Cardly - ushering in artistic and innovative disruption to the age old greeting card
Growing up in a family of newsagents, Patrick Gaskin is no stranger to greetings cards and the waste of paper that invariably comes with discarding all of previous year’s Christmas stock at the start of the new year. Years later, as a marketing professional with a university background in arts, business, and law, Patrick came to learn some of the harsher truths behind this multibillion-dollar industry in which independent artists struggled due to lack of effective royalty schemes and huge barriers to entry into traditional retail outlets. On the other hand, big card companies which could afford to rent their own shelf space at retail stores typically made as much as 70% in gross profit.
At the other end of the chain was the time-poor consumer who was looking for a better alternative than having to make a trip down to the newsagent or supermarket to buy a card and then having to separately buy a stamp and post the card at the post box. This was an industry that was ripe for digital disruption for the greater good of the environment, the artistic community while making the process more convenient for the consumer. This is what prompted Patrick to come up with Cardly.
Cardly is based on the simple idea of custom printed cards bought from a digital store and posted directly to the recipient, thus eliminating the retail store and post office out of the process. The cost and efficiency gains mean that Cardly can give a better to deal to artists, reduce waste and make sending a card to a loved one an anywhere-anytime convenience!
Patrick discussed his disruptive idea over chicken wings with colleague Matthew Buttrey, who had a background in printing. Together, they roped in software whizz Tom Clift who built the Cardly platform from ground up. After about 10 months of development, the MVP launched in December 2015 on Chrome. The platform now is at a beta stage and supports all browsers on desktop and mobile while the team works on bug fixes and other improvements. The hard launch is scheduled for October 2016.
The greetings cards industry is estimated to be worth between US$7 - $8 billion in the US and $500M in Australia and £1.6 billion in the UK. Thus, in order to disrupt these three large English-speaking markets, Cardly sends out printed cards from Sydney, London and New York, always for the price of $6.45 or equivalent in USD or Pounds. One gets to choose from a range of different cards separated by theme or artist and write a message in a font that mimics human handwriting. If you are stuck, they even have pre-written text for inspiration. Add in a doodle, type the address and pay. And your card will be on its way within the next 1 - 2 business days!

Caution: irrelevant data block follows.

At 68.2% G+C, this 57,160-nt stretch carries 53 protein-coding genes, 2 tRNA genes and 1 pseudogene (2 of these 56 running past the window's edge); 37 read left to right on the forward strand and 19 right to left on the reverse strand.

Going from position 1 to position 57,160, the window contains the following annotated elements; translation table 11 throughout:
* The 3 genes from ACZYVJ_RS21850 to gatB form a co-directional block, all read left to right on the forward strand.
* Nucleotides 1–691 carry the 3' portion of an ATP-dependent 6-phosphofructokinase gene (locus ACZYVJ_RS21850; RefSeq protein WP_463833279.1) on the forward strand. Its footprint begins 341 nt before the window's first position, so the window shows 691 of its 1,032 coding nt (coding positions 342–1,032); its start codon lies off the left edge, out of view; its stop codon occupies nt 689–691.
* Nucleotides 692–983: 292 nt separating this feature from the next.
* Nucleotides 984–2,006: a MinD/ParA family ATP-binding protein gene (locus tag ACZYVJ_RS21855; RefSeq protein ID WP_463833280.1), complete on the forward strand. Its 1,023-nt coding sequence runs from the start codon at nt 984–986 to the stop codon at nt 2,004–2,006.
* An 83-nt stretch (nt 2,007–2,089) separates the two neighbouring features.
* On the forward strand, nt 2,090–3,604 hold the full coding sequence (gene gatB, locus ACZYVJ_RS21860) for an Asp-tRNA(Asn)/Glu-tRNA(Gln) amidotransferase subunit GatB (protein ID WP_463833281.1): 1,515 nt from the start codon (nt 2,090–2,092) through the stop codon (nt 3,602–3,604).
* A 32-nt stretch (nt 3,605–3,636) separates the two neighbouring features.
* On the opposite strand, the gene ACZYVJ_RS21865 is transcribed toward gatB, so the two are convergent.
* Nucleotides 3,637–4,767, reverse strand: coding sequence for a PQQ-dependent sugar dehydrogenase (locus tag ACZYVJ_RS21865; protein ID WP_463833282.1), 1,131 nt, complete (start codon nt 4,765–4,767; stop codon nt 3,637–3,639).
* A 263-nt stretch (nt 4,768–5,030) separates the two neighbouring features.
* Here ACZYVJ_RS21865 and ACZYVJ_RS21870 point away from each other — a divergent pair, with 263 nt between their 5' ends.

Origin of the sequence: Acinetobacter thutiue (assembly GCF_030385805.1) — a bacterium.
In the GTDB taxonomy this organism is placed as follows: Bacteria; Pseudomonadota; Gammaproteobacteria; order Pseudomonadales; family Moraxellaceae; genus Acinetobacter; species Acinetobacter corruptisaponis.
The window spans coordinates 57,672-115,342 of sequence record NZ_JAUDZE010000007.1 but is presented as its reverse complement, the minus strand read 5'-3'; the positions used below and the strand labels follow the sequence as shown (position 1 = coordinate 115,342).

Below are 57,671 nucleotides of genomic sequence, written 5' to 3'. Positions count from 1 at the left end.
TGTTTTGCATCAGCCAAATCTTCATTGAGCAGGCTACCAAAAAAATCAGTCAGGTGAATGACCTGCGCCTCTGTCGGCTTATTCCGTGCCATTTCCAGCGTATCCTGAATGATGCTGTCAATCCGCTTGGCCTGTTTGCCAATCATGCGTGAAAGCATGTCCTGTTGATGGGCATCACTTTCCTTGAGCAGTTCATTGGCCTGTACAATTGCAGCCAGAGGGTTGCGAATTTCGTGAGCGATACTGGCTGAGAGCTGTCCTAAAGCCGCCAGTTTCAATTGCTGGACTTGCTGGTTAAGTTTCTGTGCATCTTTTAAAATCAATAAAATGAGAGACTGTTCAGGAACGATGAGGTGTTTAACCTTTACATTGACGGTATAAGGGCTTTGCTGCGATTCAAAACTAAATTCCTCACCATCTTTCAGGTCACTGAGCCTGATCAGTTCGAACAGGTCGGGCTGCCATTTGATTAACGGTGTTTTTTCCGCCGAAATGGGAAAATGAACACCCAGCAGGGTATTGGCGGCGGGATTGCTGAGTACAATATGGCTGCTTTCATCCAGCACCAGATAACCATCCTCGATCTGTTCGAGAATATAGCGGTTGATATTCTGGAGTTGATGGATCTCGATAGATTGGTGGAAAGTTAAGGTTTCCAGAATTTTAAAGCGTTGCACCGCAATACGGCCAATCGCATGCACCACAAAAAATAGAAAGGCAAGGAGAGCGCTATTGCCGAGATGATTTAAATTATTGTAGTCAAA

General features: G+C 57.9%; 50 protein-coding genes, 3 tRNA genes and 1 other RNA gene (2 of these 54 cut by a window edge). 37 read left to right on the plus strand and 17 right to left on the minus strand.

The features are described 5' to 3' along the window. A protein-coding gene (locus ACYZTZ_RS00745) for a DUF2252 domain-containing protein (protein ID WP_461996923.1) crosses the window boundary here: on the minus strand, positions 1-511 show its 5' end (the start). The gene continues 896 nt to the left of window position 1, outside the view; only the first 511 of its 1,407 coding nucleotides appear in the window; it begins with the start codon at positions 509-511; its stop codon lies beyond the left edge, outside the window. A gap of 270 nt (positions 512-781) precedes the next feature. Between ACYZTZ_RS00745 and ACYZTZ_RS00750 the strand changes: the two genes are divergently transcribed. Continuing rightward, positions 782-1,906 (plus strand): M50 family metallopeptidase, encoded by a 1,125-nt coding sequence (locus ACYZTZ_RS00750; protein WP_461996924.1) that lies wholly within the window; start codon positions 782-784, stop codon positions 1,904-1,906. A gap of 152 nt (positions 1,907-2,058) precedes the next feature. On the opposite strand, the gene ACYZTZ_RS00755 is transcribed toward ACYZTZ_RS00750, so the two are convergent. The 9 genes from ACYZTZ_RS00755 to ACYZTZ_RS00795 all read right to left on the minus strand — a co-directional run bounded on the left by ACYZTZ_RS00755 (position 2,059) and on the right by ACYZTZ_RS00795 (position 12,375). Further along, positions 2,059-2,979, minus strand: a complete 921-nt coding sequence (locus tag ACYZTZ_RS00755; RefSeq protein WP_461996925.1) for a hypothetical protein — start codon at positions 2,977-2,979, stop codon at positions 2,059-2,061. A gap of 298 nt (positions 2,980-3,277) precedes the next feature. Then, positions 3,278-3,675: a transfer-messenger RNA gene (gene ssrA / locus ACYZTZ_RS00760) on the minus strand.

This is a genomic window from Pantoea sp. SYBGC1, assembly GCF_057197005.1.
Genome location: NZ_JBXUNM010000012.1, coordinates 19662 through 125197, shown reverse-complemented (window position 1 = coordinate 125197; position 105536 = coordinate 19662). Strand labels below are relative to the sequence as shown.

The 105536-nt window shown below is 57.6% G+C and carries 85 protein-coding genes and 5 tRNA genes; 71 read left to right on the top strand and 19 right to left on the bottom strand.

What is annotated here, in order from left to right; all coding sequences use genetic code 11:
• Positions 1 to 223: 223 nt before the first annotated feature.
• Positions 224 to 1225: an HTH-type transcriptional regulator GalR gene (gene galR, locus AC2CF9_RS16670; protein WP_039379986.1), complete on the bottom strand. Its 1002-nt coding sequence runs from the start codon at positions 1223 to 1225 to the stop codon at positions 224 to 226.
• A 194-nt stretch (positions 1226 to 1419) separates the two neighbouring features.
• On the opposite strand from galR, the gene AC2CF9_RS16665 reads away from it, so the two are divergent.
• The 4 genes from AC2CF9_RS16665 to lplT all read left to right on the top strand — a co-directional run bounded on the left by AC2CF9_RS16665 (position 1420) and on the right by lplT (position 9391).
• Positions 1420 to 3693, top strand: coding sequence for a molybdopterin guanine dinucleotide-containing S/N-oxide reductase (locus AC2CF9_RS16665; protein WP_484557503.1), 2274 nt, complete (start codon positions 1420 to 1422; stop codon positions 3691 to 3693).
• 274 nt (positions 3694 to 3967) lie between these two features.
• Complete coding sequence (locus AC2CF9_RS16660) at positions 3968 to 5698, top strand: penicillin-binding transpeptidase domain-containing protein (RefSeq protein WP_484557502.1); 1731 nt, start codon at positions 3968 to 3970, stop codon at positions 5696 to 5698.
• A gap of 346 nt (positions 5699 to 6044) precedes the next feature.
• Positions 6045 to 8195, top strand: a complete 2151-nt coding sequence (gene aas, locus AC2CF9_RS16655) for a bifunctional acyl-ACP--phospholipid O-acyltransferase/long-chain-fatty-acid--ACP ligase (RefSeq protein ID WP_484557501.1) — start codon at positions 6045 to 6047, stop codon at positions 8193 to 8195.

Currently, Cardly is working with up to 35 independent artists across Australia, US, UK, Canada, and Hungary. The Cardly founders have been passionate about helping artists achieve a fairer share for their creativity and their agreement ensures that the collaborating artist retains full IP ownership under non-exclusive and non-binding terms. Artists have been very willing to work with Cardly as there is an advantage in outsourcing the printing, sales, and fulfilment to a third-party, thus freeing up more time to focus on what they love to do most, which is produce great artwork.
More importantly, the curated nature of the platform means that professional artists get to exhibit in an online gallery alongside their peers. This also opens up a passive income stream for artists as they get paid on sales from their individual subdomain stores under the Cardly platform. 20% of the $6.45 flows directly to the artist, a much better deal than what large players have been able to provide before. There are also significant savings for artists by eliminating printing costs, inventory holding, and wastage.
While Cardly has already done a lot of interesting work in its short lifespan, how are they planning on continuing with their development? To find out, I posed a few questions to Patrick and Tom over Saturday breakfast.
You have emphasised on reducing wastage as a way of making the greetings cards industry sustainable. Are there other ways in which you are looking to reduce your environmental footprint?
Patrick: “All our paper stock is FSC certified and has been sourced through responsible forestry practices. Moreover, we want to fully ascertain the carbon footprint of our printers, paper, and ink so that consumers are fully informed of the environmental impact. The long-term ambition is to go carbon neutral.”
Having typefaces that mimic human handwriting is quite innovative. Why don’t you allow consumers to use their own handwriting?
Tom: Mimicking human handwriting was one of the distinctive features of our platform. We took care to infuse inconsistency and error so that the fonts don’t look like just another typeface. We are in the process of building in many other fonts that will give customers more options but we don’t believe that the existing stylus technology on tablets allows for authentic reproduction of how people write on paper. Having humanised fonts is the next best thing.
Cardly is an incredibly cool startup venture that brings together the best of art, innovation, and sustainability. So far, over 5000 cards have been sent through the Cardly platform and the founders are anticipating strong growth in the coming months as more people get to know about the startup. They represent the next generation of Aussie startups which are creating digital marketplaces that redefine the way in which we access our basic goods and services. At a time when Australia is finally waking up to the vast untapped opportunity in the technology sector, supporting brave new companies should be a priority in economic policy making.